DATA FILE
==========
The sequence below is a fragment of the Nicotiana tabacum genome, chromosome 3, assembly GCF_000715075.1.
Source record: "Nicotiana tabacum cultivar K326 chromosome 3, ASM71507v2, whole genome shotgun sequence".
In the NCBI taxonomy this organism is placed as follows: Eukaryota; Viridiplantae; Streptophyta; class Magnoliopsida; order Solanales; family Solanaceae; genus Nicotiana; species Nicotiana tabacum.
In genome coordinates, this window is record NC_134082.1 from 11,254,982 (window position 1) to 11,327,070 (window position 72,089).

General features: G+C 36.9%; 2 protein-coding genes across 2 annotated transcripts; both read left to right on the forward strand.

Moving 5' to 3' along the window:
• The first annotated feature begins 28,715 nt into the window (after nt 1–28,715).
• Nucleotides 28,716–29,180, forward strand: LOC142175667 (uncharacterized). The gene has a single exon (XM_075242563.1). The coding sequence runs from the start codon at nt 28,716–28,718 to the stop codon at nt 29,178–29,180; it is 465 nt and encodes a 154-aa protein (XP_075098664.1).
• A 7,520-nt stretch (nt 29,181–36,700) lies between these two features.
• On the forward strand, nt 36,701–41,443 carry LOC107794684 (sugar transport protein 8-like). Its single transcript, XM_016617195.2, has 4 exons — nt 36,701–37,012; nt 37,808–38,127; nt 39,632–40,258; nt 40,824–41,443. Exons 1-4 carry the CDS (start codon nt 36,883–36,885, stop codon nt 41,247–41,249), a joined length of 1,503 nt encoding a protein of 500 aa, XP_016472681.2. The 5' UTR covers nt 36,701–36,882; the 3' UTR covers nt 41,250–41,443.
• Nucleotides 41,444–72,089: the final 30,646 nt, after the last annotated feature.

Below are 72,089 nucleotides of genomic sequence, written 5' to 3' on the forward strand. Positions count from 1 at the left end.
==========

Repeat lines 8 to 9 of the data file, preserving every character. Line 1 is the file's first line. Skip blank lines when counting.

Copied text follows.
• Nucleotides 28,716–29,180, forward strand: LOC142175667 (uncharacterized). The gene has a single exon (XM_075242563.1). The coding sequence runs from the start codon at nt 28,716–28,718 to the stop codon at nt 29,178–29,180; it is 465 nt and encodes a 154-aa protein (XP_075098664.1).
• A 7,520-nt stretch (nt 29,181–36,700) lies between these two features.